Qiandao Lake

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Not to be confused with Thousand Island Lake.
Qiandao Lake
Thousand Island Lake.JPG
Thousand Island Lake or Qiandao Lake viewed from atop a bell tower
Location Chun'an County, Zhejiang
Coordinates 29°36′33″N 118°59′24″E / 29.60917°N 118.99000°E / 29.60917; 118.99000Coordinates: 29°36′33″N 118°59′24″E / 29.60917°N 118.99000°E / 29.60917; 118.99000
Type reservoir
Basin countries China
Surface area 573 km2 (221 sq mi)
Average depth 26 m (85 ft).
Max. depth 120 m (394 ft).
Water volume 17.8 km3 (4.3 cu mi).
Surface elevation 108 m (354 ft).
Islands 1078

Qiandao Lake (Chinese: 千岛湖, Thousand Island Lake), a human-made lake located in Chun'an County, Zhejiang Province, China, was formed after the completion of the Xin'an River hydroelectric station in 1959. 1,078 large islands dot the lake and a few thousand smaller ones are scattered across it. The lake covers an area of 573 km2 (221 sq mi) and has a storage capacity of 17.8 km3 (4.3 cu mi). The islands in the lake cover about 86 km2 (33 sq mi).

Qiandao Lake is used to produce the Nongfu Spring brand of mineral water. Over 90% of the area is forested. The islands in the lake include Bird Island, Snake Island, Monkey Island, Lock Island (featuring supposedly the world's biggest lock), and the Island to Remind You of Your Childhood.

The lake has made Zhejiang a popular area for tourists. As a result, housing development has increased in the area since the late 1990s.

The dam creating the lake is located at 29°29′01″N 119°12′48″E / 29.48361°N 119.21333°E / 29.48361; 119.21333 (Xin'an Dam) and is 105 m (344 ft) tall with a crest length of 466.5 m (1,531 ft). Xin'an Dam was the first dam constructed in China with a height greater than 100 m (328 ft) and its power plant has an installed capacity of 845 MW.[1]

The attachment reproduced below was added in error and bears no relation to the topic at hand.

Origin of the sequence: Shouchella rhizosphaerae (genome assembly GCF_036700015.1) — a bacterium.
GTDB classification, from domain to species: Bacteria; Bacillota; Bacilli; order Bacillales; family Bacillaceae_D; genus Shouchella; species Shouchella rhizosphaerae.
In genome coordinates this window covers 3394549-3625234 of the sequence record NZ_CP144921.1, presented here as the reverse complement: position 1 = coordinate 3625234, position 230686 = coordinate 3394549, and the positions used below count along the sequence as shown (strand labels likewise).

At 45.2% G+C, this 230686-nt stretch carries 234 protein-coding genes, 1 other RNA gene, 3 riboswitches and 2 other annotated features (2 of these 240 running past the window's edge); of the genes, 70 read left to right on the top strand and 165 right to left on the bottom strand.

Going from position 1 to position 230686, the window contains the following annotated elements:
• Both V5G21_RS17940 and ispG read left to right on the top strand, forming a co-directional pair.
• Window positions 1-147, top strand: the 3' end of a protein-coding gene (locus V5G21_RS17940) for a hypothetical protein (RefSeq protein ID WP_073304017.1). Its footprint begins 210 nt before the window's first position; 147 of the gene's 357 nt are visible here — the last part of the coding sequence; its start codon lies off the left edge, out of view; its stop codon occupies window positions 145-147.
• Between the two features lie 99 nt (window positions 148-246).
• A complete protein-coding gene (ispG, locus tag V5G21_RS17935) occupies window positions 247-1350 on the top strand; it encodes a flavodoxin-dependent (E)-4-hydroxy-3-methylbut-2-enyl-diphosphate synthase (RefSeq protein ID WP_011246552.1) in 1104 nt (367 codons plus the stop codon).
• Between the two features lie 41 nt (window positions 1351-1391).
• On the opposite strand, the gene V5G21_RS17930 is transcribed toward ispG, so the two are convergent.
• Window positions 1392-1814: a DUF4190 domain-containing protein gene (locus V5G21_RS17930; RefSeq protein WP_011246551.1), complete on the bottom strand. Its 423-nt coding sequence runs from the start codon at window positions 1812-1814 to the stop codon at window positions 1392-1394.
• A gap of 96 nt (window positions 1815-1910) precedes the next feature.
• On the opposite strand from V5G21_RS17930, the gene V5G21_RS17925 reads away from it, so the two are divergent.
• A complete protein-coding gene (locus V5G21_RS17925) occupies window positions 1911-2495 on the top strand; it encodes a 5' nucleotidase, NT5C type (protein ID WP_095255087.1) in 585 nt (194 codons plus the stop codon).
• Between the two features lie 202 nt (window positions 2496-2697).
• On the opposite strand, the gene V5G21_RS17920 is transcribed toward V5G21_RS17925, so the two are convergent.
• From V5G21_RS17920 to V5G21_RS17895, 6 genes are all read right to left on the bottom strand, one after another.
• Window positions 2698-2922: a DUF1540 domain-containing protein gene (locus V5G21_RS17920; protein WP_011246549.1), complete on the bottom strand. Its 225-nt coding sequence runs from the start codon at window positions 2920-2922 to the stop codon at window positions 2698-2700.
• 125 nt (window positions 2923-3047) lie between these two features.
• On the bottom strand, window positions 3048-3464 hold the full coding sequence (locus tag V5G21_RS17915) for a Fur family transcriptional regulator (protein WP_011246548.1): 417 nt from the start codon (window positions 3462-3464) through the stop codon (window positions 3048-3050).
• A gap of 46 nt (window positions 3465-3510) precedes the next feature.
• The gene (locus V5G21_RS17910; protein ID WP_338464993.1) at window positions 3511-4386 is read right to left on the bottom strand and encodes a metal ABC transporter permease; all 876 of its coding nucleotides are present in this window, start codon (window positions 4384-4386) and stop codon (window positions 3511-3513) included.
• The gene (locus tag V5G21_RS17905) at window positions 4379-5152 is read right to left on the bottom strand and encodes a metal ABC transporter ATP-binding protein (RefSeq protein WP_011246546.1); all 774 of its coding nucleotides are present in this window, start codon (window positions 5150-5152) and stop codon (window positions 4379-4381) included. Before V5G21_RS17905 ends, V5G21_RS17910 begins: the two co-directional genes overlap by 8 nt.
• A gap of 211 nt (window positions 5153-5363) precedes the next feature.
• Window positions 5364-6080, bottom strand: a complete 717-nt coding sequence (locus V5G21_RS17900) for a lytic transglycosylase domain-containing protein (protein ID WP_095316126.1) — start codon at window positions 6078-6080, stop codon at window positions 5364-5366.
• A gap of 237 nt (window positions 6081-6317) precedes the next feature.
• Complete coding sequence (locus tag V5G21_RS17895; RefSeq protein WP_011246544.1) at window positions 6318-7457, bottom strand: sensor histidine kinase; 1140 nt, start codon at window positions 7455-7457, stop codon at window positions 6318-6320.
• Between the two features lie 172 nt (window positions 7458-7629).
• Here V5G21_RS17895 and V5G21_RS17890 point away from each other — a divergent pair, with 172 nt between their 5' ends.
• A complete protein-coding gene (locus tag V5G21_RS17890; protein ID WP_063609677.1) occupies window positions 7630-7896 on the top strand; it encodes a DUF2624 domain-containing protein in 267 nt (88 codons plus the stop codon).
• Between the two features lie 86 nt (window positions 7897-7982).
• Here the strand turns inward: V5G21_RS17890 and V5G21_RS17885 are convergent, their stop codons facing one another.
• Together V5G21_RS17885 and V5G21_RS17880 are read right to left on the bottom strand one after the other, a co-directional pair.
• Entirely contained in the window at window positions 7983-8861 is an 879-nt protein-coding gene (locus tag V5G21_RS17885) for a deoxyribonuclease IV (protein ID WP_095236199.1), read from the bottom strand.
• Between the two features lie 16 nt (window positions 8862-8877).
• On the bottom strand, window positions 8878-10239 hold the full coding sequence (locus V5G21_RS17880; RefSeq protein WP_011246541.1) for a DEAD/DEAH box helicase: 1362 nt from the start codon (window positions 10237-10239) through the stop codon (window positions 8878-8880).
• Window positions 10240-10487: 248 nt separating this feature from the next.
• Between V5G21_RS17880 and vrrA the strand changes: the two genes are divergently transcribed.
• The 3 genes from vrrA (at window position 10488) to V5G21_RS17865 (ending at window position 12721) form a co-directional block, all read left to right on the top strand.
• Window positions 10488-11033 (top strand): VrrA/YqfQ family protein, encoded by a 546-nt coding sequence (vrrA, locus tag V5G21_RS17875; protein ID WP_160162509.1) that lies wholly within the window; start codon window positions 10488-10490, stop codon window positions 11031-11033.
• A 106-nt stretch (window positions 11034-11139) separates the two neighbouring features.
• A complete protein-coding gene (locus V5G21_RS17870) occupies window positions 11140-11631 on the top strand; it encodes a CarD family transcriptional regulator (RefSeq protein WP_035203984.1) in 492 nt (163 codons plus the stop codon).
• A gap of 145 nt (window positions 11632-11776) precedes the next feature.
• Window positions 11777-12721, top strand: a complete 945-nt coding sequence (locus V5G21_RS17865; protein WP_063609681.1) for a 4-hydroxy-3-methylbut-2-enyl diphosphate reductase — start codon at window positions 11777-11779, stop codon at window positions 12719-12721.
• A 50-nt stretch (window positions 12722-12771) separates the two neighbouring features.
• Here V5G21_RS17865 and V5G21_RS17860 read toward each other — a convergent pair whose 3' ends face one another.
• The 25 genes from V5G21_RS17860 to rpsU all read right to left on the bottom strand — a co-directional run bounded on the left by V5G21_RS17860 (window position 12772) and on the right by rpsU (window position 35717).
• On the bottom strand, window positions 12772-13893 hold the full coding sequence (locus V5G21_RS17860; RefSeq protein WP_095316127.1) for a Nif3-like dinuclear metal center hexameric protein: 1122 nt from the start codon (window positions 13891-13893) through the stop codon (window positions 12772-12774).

History[edit]

In the submerged city of Shicheng

The valley was flooded in 1959 to create the lake for the Xin'an River Dam project.[2]

At the foot of Wushi Mountain (五狮山, "Five Lion Mountain") lies an ancient city known as Shicheng (狮城, "Lion City"). It was built during the Eastern Han Dynasty (AD 25–200) and was first set up as a county in AD 208. This city acquired the name Shicheng from nearby Wushi Mountain, which became known as Wushi Island since it became partially submerged by the reservoir. At present Shicheng remains submerged and undisturbed at a depth of 26–40 m (85–131 ft), it has been explored by Big Blue,[3] a dive operator based in Shanghai.[4]

In 1994, in an event since named the Qiandao Lake Incident, three hijackers boarded a boat full of tourists and set it on fire, killing all 32 passengers on board. The passengers were mainly tourists from Taiwan.[5][6]

In 2007, a Chinese-Italian consortium began planning the construction of a prototype of a submerged floating tunnel across the lake. The bridge is expected to span 100 m (330 ft), as a proof of concept for larger bridges.[citation needed]

Transport[edit]

There are hourly buses that connect Qiandao Lake with the provincial capital, Hangzhou, which has technical jurisdiction for the lake. A railway development project to the area ceased as it was considered damaging to the "natural" sights of Qiandao Lake. An expressway links Hangzhou, Qiandao Lake, and Huangshan, Anhui.

Gallery[edit]

Entrance to the Scenic Area of Qiandao Lake 
Huizhou style architecture 
Koi at Qiandao Lake 
A lotus pond at Qiandao Lake 
A Taiji symbol at Qiandao Lake 
Shrine dedicated to Hai Rui on Longshan Island 
Painted wooden relief at the Hai Rui Shrine 
Shou (寿, longevity) character written by Hai Rui. The character can be viewed either right-side up or upside down to read "Shou". 

See also[edit]

References[edit]

  1. ^ "Xin'anjiang Hydropower Station". eTeacher Group Ltd. Retrieved 5 September 2011. 
  2. ^ "Qiandao Lake flooded". The International Camellia Journal. International Camellia Society (32-36): 25. 2000. Retrieved 18 February 2014. 
  3. ^ "Big Blue Trip". Big Blue Scuba Diving International. Retrieved 31 December 2013. 
  4. ^ "An underwater old city – Lion City, Qiandao Lake". Big Blue Scuba Diving International. Retrieved 31 December 2013. 
  5. ^ "Fire on the Lake" (PDF). International Committee for human right in Taiwan. Retrieved 18 February 2014. 
  6. ^ Xin, Xin (2012). How the Market is Changing China's News: The Case of Xinhua News Agency. New York: Lexington Books. p. 62. ISBN 978-0-7391-5097-9.